But Seriously Chris Tomlin, Good Hymns Don’t Need Your New Choruses

640px-Chris_Tomlin_at_Piano

I’ve wanted to write about this phenomenon for a while, but thanks to a new post from the ubiquitous Babylon Bee, I’ve decided that today’s the day.

Not too many years ago, contemporary worship was constantly being derided a shallow, trite, and vapid. And it was. “Firm Foundation,” “Lord, I Lift Your Name on High,” “Shout to the Lord,” “I Could Sing of Your Love Forever,” and the like were theologically starving churches. Out of that dearth, the CW movement began to sense the discontented whispers and decided to adjust. One of the ways they did this was to use the riches found in the hymnal, and put their own spin on them.

I want to say that it is always better to sing “Be Thou My Vision” or “When I Survey the Wondrous Cross” than commercial worship songs from practically any period. I’m happy that many started singing these words again.

But the problem is that these “rediscovered” hymns aren’t really hymns at all. They are contemporary songs with old words. That’s it. The reworking (“freshening up,” “repackaging,” whatever you’d like to call it) takes words and tunes written for congregational singing and makes them into a commercially marketable product.

The worst offender is the poster boy for saccharine worship, Chris Tomlin. To be fair, many others have committed the same crime, but he has been the most commercially successful hymn-pirate. He has been so successful, in fact, that if you were to ask a contemporary worship native to sing “Amazing Grace” or “O Worship the King,” you would probably hear Tomlin’s commercial version.

Tomlin’s signature is to take a few stanzas of a well-known hymn, and add his own refrain. This is not unheard of in traditional hymnody (think “Come, We that Love the Lord” turned into “We’re Marching to Zion”), but the way Tomlin et al. uses this form, it’s problematic, to say the least. Here are a few reasons why.

It Subverts

The most egregious example from Tomlin’s output is his destruction of Isaac Watts’ “When I Survey the Wondrous Cross.” He calls it “The Wonderful Cross,” but the three stanzas are completely Watts’.

The original text is rarely presented without Watts’ own second stanza (“Forbid it, Lord…”) but here it is, and it’s a noticeable absence. This text is one of the best we have. The four stanzas lead the congregation down an humbling, self-emptying Golgotha trail. But interlarding the stanzas with Tomlin’s refrain is jarring. We turn around for a look at ourselves (“bids me come and die / and find that I may truly live”). This is followed by a weird, generic announcement that “all who gather here / by grace draw near and bless your name.” This is completely out of the character of the poetry, almost like interrupting radio programming for station identification.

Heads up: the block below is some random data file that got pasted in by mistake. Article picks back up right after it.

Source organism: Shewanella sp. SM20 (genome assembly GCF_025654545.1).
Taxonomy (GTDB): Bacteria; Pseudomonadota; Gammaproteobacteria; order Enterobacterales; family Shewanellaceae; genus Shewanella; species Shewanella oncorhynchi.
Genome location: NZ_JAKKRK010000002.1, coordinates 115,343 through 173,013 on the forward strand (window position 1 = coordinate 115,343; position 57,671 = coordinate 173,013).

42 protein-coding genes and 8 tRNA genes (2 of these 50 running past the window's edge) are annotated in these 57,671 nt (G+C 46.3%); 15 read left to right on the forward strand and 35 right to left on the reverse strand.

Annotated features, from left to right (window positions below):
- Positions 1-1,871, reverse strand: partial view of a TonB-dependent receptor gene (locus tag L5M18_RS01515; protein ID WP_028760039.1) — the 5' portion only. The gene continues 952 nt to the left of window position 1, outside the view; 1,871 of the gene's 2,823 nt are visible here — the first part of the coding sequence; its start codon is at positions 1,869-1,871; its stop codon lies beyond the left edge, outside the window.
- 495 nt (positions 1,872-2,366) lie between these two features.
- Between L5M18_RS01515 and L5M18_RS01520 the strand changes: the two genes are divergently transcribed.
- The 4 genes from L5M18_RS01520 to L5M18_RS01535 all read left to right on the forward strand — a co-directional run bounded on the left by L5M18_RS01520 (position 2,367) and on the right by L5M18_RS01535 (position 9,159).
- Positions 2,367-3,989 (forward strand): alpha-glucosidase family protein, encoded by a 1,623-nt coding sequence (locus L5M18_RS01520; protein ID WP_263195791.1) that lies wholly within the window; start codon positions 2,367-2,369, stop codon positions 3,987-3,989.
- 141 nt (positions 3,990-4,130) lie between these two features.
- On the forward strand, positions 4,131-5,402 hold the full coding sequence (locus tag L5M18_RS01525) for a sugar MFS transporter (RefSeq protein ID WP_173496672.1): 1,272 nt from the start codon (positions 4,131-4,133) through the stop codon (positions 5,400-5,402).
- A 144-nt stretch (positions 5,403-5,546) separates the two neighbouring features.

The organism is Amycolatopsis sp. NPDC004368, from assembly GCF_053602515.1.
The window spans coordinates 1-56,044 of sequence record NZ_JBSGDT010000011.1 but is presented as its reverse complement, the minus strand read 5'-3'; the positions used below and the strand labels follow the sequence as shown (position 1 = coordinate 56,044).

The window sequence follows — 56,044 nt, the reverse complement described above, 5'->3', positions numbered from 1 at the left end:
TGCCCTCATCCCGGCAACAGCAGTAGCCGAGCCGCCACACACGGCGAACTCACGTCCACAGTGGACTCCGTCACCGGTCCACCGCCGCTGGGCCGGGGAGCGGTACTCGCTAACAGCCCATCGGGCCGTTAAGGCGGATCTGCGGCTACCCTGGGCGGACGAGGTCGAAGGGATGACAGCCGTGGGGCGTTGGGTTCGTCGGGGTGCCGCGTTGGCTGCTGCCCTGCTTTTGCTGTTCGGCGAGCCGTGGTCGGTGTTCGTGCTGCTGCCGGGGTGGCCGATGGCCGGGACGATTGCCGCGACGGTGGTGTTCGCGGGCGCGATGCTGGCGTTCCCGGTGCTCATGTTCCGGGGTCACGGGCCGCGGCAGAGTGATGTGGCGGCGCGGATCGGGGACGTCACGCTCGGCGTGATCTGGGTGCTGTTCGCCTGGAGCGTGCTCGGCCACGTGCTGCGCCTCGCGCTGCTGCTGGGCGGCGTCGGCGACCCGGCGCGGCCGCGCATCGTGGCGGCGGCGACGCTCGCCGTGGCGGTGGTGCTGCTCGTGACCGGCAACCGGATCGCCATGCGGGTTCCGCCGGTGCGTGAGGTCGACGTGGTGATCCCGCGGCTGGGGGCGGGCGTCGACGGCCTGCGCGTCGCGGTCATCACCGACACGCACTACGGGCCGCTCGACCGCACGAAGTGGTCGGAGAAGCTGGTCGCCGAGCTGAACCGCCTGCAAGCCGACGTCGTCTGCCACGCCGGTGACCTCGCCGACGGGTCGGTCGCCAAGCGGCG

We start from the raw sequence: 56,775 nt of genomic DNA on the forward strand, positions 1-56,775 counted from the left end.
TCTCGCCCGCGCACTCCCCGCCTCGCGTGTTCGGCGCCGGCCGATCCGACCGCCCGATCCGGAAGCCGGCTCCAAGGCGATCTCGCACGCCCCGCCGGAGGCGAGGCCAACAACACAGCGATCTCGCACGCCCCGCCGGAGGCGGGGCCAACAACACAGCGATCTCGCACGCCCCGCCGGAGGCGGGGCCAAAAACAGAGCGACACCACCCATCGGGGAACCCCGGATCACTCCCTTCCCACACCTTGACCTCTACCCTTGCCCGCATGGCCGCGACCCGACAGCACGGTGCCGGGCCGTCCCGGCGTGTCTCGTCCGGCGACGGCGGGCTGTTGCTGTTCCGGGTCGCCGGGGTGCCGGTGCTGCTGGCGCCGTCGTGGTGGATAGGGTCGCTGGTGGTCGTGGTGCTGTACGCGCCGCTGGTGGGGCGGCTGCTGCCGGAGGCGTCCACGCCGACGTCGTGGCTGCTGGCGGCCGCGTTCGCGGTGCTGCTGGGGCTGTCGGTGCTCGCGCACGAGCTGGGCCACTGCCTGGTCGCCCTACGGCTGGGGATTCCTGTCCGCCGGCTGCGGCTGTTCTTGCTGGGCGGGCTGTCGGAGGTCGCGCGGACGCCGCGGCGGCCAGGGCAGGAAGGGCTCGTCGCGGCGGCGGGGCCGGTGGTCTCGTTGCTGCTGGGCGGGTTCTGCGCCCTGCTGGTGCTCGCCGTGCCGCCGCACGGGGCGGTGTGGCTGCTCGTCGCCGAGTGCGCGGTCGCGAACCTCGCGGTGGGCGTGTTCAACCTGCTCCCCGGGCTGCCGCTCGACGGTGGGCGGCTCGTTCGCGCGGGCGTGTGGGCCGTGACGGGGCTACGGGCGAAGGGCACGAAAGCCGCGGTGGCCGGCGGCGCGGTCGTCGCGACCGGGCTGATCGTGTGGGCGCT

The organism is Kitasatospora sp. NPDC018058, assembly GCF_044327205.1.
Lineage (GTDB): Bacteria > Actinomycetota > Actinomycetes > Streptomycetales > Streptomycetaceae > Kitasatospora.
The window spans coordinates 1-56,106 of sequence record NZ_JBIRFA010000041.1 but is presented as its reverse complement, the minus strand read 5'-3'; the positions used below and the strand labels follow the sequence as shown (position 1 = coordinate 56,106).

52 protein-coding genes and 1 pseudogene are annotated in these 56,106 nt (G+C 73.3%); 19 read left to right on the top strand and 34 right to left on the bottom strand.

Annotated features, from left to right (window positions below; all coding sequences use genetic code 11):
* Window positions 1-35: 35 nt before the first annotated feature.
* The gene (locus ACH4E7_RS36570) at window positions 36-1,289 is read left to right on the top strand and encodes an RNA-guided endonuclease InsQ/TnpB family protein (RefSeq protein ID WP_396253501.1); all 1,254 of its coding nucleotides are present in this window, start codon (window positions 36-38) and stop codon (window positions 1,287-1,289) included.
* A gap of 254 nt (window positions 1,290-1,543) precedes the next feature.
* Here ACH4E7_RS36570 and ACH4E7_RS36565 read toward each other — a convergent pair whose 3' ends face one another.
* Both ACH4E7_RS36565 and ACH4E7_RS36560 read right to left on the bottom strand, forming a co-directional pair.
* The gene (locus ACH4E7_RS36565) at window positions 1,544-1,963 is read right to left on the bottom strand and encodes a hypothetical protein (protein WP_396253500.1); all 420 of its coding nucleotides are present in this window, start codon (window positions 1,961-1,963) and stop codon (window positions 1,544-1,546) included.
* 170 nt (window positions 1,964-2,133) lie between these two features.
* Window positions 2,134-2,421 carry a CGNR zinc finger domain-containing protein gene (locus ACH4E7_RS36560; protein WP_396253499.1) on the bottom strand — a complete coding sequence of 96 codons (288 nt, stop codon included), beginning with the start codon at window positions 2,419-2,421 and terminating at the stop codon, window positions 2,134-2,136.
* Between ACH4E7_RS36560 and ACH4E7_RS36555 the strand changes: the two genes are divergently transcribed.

It Sentimentalizes

At least just sentimental enough to be marketable. Take Tomlin’s dreadful “Amazing Grace (My Chains Are Gone)” for instance.

He begins with John Newton’s own stanzas, but then (just after the 1:00 mark in the video), Chris makes his money with his own refrain. Tomlin’s version turns the strophic form into a contemporary composition, giving it that emotional high-point (in which he hits a high G, no less) that sells so well in commercial recordings.

It Steals

It steals the hymn right out of the mouths of the congregation. As a personal mentor once said, these hymns are not “the hymns that people thought they knew when they started singing them.” One of the best things about singing familiar songs is the sense of rootedness and connectedness they provide. When we sing “Of the Father’s Love Begotten,” we join our voices with centuries of believers, singing a common faith that is firmly planted in God’s story. When a congregation is led to sing Tomlin’s “O Worship the King,” they are greeted with a syncopated, truncated melody set in compound meter.

If that wasn’t bad enough, we’ve got Tomlin’s new refrain to contend with. Not only does it have nothing to do with the original poem, but it’s wordy, rhythmically-obscure, and nearly impossible for a congregation to sing.

Of course, this isn’t the only way it steals…

It’s Shady

I have no doubt that Tomlin is a well-meaning individual, but it’s really shady. According to the CCLI database, “The Wonderful Cross” was written by Chris Tomlin, Isaac Watts, J.D. Walt, Jesse Reeves, and Lowell Mason. By doing so, Tomlin, Walt, and Reeves have hijacked Watts’ poetry (Mason composed the tune, HAMBURG), added a very minimal contribution of their own, copyrighted it, and have proceeded to financially benefit from it.

Further, as they’re listed, it’s almost as if Tomlin is claiming Newton, Grant, and Watts were consenting partners in these new versions. This is problematic for two reasons.

First, Tomlin is no Isaac Watts. He’s not even a Fanny Crosby. He writes poor, theologically shaky, biblically nebulous texts. There is nothing he can say that will improve or enhance the work of any lasting hymn.

Secondly, it’s intellectually dishonest. Seriously. Altering hymn texts isn’t anything new. Stanzas have long been added and removed, and edited for clarity or content, while preserving the integrity of what the author was trying to say. Altering the trajectory, and using it to say something different is nothing short of plagiarism. It is taking the work of another, and misrepresenting it for ones own benefit.

I just don’t think this is okay.

So, use these fresh, new, modern hymn versions if you want.

But as for me, I’ll refrain.

Photo:
By Dakota Lynch (Own work) [CC BY-SA 3.0 (http://creativecommons.org/licenses/by-sa/3.0)], via Wikimedia Commons

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